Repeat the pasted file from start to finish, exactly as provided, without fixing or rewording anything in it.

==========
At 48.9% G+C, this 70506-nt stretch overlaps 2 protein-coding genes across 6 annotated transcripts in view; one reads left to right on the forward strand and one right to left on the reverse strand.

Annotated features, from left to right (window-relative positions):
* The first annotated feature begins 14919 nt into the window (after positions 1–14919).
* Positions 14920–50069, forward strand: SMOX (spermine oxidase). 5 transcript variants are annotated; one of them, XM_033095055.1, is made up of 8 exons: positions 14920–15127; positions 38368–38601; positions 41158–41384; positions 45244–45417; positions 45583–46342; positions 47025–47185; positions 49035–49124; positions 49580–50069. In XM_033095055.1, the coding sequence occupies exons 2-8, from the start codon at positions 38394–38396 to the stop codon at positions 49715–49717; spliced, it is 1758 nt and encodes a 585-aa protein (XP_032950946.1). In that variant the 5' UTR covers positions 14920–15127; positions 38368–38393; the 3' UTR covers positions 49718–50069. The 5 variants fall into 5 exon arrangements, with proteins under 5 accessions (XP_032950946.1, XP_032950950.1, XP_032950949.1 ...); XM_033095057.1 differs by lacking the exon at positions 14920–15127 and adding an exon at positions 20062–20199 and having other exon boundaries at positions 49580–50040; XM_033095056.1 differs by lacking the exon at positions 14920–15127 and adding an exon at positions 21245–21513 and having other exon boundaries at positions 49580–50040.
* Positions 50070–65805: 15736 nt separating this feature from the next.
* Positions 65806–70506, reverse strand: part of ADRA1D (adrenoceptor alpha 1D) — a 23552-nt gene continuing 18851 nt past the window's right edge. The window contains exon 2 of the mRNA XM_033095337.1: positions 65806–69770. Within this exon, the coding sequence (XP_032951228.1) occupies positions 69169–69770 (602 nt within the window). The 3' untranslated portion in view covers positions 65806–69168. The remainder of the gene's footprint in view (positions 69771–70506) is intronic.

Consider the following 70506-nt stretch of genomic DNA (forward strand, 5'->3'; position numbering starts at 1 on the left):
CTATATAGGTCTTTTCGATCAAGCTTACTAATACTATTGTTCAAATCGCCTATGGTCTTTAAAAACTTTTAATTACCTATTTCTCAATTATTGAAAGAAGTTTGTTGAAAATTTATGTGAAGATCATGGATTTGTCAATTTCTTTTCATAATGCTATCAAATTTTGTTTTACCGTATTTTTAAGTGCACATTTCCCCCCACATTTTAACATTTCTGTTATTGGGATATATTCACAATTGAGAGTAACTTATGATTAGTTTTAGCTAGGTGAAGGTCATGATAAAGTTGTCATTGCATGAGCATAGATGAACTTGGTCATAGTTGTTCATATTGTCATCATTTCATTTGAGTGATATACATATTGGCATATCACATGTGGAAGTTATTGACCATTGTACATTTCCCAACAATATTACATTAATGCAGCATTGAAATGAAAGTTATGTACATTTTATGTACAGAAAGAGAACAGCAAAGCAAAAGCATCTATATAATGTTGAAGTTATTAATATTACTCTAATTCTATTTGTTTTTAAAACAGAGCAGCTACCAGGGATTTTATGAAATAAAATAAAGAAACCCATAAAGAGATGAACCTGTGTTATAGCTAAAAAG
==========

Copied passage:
At 48.9% G+C, this 70506-nt stretch overlaps 2 protein-coding genes across 6 annotated transcripts in view; one reads left to right on the forward strand and one right to left on the reverse strand.

Annotated features, from left to right (window-relative positions):
* The first annotated feature begins 14919 nt into the window (after positions 1–14919).
* Positions 14920–50069, forward strand: SMOX (spermine oxidase). 5 transcript variants are annotated; one of them, XM_033095055.1, is made up of 8 exons: positions 14920–15127; positions 38368–38601; positions 41158–41384; positions 45244–45417; positions 45583–46342; positions 47025–47185; positions 49035–49124; positions 49580–50069. In XM_033095055.1, the coding sequence occupies exons 2-8, from the start codon at positions 38394–38396 to the stop codon at positions 49715–49717; spliced, it is 1758 nt and encodes a 585-aa protein (XP_032950946.1). In that variant the 5' UTR covers positions 14920–15127; positions 38368–38393; the 3' UTR covers positions 49718–50069. The 5 variants fall into 5 exon arrangements, with proteins under 5 accessions (XP_032950946.1, XP_032950950.1, XP_032950949.1 ...); XM_033095057.1 differs by lacking the exon at positions 14920–15127 and adding an exon at positions 20062–20199 and having other exon boundaries at positions 49580–50040; XM_033095056.1 differs by lacking the exon at positions 14920–15127 and adding an exon at positions 21245–21513 and having other exon boundaries at positions 49580–50040.
* Positions 50070–65805: 15736 nt separating this feature from the next.
* Positions 65806–70506, reverse strand: part of ADRA1D (adrenoceptor alpha 1D) — a 23552-nt gene continuing 18851 nt past the window's right edge. The window contains exon 2 of the mRNA XM_033095337.1: positions 65806–69770. Within this exon, the coding sequence (XP_032951228.1) occupies positions 69169–69770 (602 nt within the window). The 3' untranslated portion in view covers positions 65806–69168. The remainder of the gene's footprint in view (positions 69771–70506) is intronic.

Consider the following 70506-nt stretch of genomic DNA (forward strand, 5'->3'; position numbering starts at 1 on the left):
CTATATAGGTCTTTTCGATCAAGCTTACTAATACTATTGTTCAAATCGCCTATGGTCTTTAAAAACTTTTAATTACCTATTTCTCAATTATTGAAAGAAGTTTGTTGAAAATTTATGTGAAGATCATGGATTTGTCAATTTCTTTTCATAATGCTATCAAATTTTGTTTTACCGTATTTTTAAGTGCACATTTCCCCCCACATTTTAACATTTCTGTTATTGGGATATATTCACAATTGAGAGTAACTTATGATTAGTTTTAGCTAGGTGAAGGTCATGATAAAGTTGTCATTGCATGAGCATAGATGAACTTGGTCATAGTTGTTCATATTGTCATCATTTCATTTGAGTGATATACATATTGGCATATCACATGTGGAAGTTATTGACCATTGTACATTTCCCAACAATATTACATTAATGCAGCATTGAAATGAAAGTTATGTACATTTTATGTACAGAAAGAGAACAGCAAAGCAAAAGCATCTATATAATGTTGAAGTTATTAATATTACTCTAATTCTATTTGTTTTTAAAACAGAGCAGCTACCAGGGATTTTATGAAATAAAATAAAGAAACCCATAAAGAGATGAACCTGTGTTATAGCTAAAAAG